Dietary guidelines incompatible with global targets
A team of researchers has found most dietary recommendations provided by national governments are incompatible with global health and environmental targets such as the Paris Climate Agreement and need reform.
In the paper University of Adelaide Honours student Luke Spajic worked alongside researchers from the University of Oxford, and Harvard and Tufts Universities in the United States.
The researchers extracted the recommendations from the dietary guidelines of 85 countries including Australia. They modelled the recommendations against global health and environmental targets, including the goal to reduce premature mortality from non-communicable diseases by a third, and the agreement to limit global warming to below two degrees Celsius.
For comparison, the impacts of adopting the World Health Organisation (WHO) global dietary recommendations, and the more comprehensive and ambitious recommendations of the EAT-Lancet Commission on Healthy Diets from Sustainable Food Systems, were also examined.
Mr Spajic said they found that, on average, adoption of national dietary guidelines was associated with a 15 per cent reduction of premature mortality, and a reduction in greenhouse gas emissions of 13 per cent.
“However, a third of guidelines were incompatible with the global health agenda on non-communicable diseases, and between 67 per cent to 87 per cent were incompatible with the Paris Climate Agreement and other environmental targets,” Mr Spajic said.
“Taken together, 98 per cent of national guidelines were incompatible with at least one global health and environmental target, meaning that even if the whole world followed them, we would still fail to meet the targets governments have signed up to.”
Mr Spajic said that he was not all that surprised by these findings, as many national dietary guidelines in the study had not been updated for some time and did not include recommendations around environmental sustainability.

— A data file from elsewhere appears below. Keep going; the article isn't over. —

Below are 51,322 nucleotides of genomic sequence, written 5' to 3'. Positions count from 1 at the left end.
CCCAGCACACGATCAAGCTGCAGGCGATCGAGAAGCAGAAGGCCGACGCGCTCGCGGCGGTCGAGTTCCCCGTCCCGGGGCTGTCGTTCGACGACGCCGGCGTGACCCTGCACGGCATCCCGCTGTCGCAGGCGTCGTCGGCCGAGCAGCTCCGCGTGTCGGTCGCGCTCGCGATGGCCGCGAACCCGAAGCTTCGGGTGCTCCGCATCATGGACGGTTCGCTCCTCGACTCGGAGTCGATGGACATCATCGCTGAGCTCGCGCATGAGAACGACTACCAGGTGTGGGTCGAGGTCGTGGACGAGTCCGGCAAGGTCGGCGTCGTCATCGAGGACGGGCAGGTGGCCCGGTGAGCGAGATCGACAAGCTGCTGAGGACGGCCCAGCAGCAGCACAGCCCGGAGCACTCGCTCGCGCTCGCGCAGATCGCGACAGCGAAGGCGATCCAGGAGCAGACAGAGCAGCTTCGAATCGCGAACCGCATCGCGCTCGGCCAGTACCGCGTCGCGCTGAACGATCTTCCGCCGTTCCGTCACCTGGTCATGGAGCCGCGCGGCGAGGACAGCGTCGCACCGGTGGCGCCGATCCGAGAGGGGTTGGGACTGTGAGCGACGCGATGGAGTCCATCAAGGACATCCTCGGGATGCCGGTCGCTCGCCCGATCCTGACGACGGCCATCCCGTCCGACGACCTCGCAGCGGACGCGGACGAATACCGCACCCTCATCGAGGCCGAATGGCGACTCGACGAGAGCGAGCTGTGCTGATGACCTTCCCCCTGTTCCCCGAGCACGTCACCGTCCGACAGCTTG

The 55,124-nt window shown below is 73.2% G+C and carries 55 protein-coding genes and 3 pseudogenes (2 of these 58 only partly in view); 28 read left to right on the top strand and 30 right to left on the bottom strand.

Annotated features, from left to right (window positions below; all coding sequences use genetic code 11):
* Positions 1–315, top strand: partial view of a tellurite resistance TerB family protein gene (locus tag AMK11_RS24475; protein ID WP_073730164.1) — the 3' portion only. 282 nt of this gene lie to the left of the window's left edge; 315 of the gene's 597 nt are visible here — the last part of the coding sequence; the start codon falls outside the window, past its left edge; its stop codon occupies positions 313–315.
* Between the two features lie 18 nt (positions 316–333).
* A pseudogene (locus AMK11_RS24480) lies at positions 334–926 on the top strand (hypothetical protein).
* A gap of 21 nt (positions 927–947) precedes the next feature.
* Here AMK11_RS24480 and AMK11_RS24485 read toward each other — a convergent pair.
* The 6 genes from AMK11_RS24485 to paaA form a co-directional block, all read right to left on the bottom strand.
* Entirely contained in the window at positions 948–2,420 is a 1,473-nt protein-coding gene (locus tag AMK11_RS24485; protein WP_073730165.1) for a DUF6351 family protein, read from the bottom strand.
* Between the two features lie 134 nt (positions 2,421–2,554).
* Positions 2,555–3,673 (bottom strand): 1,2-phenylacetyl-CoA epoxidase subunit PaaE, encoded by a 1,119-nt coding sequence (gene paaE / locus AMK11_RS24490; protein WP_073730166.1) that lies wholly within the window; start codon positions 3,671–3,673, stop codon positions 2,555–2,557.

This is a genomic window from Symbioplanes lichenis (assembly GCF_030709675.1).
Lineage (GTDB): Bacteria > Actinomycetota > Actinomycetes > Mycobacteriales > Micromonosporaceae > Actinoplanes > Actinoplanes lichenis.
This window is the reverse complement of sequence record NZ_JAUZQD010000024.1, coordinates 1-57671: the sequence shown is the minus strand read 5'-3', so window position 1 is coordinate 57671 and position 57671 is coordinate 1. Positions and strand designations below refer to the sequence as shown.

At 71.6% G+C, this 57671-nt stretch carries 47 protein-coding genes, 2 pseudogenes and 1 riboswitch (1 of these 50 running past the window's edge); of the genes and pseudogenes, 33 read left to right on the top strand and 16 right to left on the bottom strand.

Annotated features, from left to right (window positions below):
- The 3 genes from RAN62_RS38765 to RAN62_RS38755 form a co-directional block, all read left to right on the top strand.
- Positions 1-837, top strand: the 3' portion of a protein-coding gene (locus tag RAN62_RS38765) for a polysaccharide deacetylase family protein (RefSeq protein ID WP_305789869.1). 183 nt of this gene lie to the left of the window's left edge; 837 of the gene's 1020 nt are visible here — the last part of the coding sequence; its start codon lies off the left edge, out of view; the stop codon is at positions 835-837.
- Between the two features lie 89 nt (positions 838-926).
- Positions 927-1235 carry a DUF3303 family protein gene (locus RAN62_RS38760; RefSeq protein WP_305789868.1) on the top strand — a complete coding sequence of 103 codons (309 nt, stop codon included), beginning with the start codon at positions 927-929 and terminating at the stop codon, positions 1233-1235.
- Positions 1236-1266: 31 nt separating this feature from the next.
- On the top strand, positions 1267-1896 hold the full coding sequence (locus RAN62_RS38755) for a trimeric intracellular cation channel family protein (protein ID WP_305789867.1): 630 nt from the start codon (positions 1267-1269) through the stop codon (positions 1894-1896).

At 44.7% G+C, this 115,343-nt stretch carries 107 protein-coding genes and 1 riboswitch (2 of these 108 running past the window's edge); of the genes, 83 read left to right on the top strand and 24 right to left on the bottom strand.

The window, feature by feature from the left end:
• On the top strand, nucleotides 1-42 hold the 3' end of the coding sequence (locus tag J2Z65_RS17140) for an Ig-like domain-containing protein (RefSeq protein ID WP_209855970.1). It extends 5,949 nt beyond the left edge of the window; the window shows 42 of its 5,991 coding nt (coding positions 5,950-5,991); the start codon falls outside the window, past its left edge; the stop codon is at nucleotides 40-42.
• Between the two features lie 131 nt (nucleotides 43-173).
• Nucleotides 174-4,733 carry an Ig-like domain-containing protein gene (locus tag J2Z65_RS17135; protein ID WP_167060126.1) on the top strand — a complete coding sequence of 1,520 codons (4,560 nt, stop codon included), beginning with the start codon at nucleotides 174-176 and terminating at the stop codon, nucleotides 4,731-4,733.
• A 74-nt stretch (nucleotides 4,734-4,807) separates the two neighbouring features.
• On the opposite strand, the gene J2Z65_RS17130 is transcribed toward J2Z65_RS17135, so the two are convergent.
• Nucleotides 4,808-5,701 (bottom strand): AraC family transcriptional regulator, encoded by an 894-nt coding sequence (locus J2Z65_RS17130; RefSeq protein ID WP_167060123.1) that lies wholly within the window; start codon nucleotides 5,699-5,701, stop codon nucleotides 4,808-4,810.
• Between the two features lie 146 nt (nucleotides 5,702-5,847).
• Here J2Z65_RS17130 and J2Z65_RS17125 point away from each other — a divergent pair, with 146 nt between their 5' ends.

“In Australia, our dietary guidelines were last published in 2013, and absent from those are recommendations that factor in environmental sustainability,” Mr Spajic said.
Adoption of the WHO recommendations was associated with similar health and environmental changes as many national guidelines. However, adoption of those of the EAT-Lancet Commission on Healthy Diets from Sustainable Food Systems, was associated with a third greater reduction in premature mortality, more than three times greater reductions in greenhouse gas emissions, and general attainment of the global health and environmental targets.
In Australia, adoption of the EAT-Lancet Commission on Healthy Diets from Sustainable Food Systems, could lead to a reduction in greenhouse gas emissions of 86 per cent, and a reduction in premature deaths of 31,000 (compared with 61 and 29,000).
Mr Spajic says that Australia’s national guidelines could be both healthier and more sustainable.
“We urgently need to update our national dietary guidelines to reflect the latest evidence on healthy eating,” Mr Spajic said.
“The impact of recent drought and bushfires in Australia has also added to the argument for environmentally sustainable recommendations to be included in our national guidelines.”
“In Australia, we found that placing stricter limits on red meat and dairy would provide the greatest environmental benefit, and increased recommendations of whole grains, nuts and seeds, as well as further limits on processed and red meat would have the biggest impact on health,” he said.
Do you try to follow Australia’s national dietary guidelines?